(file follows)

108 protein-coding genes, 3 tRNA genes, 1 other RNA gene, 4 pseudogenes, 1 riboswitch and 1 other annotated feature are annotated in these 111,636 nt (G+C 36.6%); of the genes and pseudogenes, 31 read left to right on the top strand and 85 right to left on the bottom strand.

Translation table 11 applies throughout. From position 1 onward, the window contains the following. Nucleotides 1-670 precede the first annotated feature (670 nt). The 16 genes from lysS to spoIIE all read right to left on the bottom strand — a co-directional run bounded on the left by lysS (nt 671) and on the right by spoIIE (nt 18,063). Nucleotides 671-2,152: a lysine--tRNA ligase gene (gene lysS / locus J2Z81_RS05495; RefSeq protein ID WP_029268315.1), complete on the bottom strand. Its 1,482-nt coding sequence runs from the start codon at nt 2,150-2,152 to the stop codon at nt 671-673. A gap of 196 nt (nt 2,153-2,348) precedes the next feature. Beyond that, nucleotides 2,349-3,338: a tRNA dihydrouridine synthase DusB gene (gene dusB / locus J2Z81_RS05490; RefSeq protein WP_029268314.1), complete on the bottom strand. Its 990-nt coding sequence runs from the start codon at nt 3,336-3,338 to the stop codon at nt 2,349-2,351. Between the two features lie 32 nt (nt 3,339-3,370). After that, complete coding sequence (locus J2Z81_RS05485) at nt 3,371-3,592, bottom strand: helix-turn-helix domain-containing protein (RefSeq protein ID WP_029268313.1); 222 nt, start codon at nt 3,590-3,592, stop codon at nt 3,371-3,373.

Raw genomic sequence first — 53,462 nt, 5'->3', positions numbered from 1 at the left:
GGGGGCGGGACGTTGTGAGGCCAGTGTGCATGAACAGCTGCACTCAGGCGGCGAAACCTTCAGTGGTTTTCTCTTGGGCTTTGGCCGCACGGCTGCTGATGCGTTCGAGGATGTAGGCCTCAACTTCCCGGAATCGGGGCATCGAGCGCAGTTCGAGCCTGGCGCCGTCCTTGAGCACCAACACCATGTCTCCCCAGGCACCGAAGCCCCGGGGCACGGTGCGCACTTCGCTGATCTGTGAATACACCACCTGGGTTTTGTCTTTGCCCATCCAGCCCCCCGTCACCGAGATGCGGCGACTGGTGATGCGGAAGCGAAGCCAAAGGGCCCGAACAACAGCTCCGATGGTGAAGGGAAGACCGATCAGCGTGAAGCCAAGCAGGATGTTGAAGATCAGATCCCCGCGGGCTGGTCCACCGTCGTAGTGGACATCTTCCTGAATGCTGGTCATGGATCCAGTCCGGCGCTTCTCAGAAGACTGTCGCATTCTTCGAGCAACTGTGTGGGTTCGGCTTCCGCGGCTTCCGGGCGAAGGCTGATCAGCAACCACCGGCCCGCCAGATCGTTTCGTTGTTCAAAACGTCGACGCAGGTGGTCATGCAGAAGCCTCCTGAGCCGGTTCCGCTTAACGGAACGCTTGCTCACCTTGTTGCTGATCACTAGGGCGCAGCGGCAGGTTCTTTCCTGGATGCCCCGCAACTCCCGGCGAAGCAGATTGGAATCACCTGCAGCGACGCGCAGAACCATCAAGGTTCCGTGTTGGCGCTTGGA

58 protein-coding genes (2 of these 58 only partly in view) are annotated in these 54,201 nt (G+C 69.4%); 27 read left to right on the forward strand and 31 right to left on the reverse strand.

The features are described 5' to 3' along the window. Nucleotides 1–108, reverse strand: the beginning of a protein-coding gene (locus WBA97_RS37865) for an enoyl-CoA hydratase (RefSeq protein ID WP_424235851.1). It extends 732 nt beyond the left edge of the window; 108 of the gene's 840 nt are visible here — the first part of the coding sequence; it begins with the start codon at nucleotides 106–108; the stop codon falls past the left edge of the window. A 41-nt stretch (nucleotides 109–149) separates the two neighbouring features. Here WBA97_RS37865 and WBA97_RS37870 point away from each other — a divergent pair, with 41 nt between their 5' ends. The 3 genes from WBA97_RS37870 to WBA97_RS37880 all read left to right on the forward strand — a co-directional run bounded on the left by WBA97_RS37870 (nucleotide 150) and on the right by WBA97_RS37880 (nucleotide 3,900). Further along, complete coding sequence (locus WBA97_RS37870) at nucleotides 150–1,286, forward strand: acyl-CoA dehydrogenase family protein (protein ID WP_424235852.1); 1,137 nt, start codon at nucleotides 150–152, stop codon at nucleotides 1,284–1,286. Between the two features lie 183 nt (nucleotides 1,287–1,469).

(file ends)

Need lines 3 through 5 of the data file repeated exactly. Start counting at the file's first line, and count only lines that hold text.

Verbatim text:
Raw genomic sequence first — 53,462 nt, 5'->3', positions numbered from 1 at the left:
GGGGGCGGGACGTTGTGAGGCCAGTGTGCATGAACAGCTGCACTCAGGCGGCGAAACCTTCAGTGGTTTTCTCTTGGGCTTTGGCCGCACGGCTGCTGATGCGTTCGAGGATGTAGGCCTCAACTTCCCGGAATCGGGGCATCGAGCGCAGTTCGAGCCTGGCGCCGTCCTTGAGCACCAACACCATGTCTCCCCAGGCACCGAAGCCCCGGGGCACGGTGCGCACTTCGCTGATCTGTGAATACACCACCTGGGTTTTGTCTTTGCCCATCCAGCCCCCCGTCACCGAGATGCGGCGACTGGTGATGCGGAAGCGAAGCCAAAGGGCCCGAACAACAGCTCCGATGGTGAAGGGAAGACCGATCAGCGTGAAGCCAAGCAGGATGTTGAAGATCAGATCCCCGCGGGCTGGTCCACCGTCGTAGTGGACATCTTCCTGAATGCTGGTCATGGATCCAGTCCGGCGCTTCTCAGAAGACTGTCGCATTCTTCGAGCAACTGTGTGGGTTCGGCTTCCGCGGCTTCCGGGCGAAGGCTGATCAGCAACCACCGGCCCGCCAGATCGTTTCGTTGTTCAAAACGTCGACGCAGGTGGTCATGCAGAAGCCTCCTGAGCCGGTTCCGCTTAACGGAACGCTTGCTCACCTTGTTGCTGATCACTAGGGCGCAGCGGCAGGTTCTTTCCTGGATGCCCCGCAACTCCCGGCGAAGCAGATTGGAATCACCTGCAGCGACGCGCAGAACCATCAAGGTTCCGTGTTGGCGCTTGGA

58 protein-coding genes (2 of these 58 only partly in view) are annotated in these 54,201 nt (G+C 69.4%); 27 read left to right on the forward strand and 31 right to left on the reverse strand.